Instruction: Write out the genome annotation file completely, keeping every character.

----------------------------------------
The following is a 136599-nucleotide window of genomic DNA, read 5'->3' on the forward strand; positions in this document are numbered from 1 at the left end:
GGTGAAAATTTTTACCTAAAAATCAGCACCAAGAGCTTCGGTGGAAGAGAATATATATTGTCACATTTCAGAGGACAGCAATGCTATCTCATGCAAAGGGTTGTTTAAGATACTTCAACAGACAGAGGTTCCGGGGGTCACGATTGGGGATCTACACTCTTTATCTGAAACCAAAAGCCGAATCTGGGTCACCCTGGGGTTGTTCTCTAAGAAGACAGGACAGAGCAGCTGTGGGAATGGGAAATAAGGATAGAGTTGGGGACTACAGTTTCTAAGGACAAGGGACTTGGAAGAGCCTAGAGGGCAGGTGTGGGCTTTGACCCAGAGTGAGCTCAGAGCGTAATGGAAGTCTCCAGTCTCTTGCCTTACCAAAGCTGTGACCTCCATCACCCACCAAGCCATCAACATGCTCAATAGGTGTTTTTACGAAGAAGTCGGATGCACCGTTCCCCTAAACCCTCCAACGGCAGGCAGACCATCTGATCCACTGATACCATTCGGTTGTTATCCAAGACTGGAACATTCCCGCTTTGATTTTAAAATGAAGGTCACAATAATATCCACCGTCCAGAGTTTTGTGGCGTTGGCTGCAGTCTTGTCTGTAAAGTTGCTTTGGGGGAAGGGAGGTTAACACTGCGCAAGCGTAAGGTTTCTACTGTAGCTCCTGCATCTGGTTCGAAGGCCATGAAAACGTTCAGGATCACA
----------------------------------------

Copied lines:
The following is a 136599-nucleotide window of genomic DNA, read 5'->3' on the forward strand; positions in this document are numbered from 1 at the left end:
GGTGAAAATTTTTACCTAAAAATCAGCACCAAGAGCTTCGGTGGAAGAGAATATATATTGTCACATTTCAGAGGACAGCAATGCTATCTCATGCAAAGGGTTGTTTAAGATACTTCAACAGACAGAGGTTCCGGGGGTCACGATTGGGGATCTACACTCTTTATCTGAAACCAAAAGCCGAATCTGGGTCACCCTGGGGTTGTTCTCTAAGAAGACAGGACAGAGCAGCTGTGGGAATGGGAAATAAGGATAGAGTTGGGGACTACAGTTTCTAAGGACAAGGGACTTGGAAGAGCCTAGAGGGCAGGTGTGGGCTTTGACCCAGAGTGAGCTCAGAGCGTAATGGAAGTCTCCAGTCTCTTGCCTTACCAAAGCTGTGACCTCCATCACCCACCAAGCCATCAACATGCTCAATAGGTGTTTTTACGAAGAAGTCGGATGCACCGTTCCCCTAAACCCTCCAACGGCAGGCAGACCATCTGATCCACTGATACCATTCGGTTGTTATCCAAGACTGGAACATTCCCGCTTTGATTTTAAAATGAAGGTCACAATAATATCCACCGTCCAGAGTTTTGTGGCGTTGGCTGCAGTCTTGTCTGTAAAGTTGCTTTGGGGGAAGGGAGGTTAACACTGCGCAAGCGTAAGGTTTCTACTGTAGCTCCTGCATCTGGTTCGAAGGCCATGAAAACGTTCAGGATCACA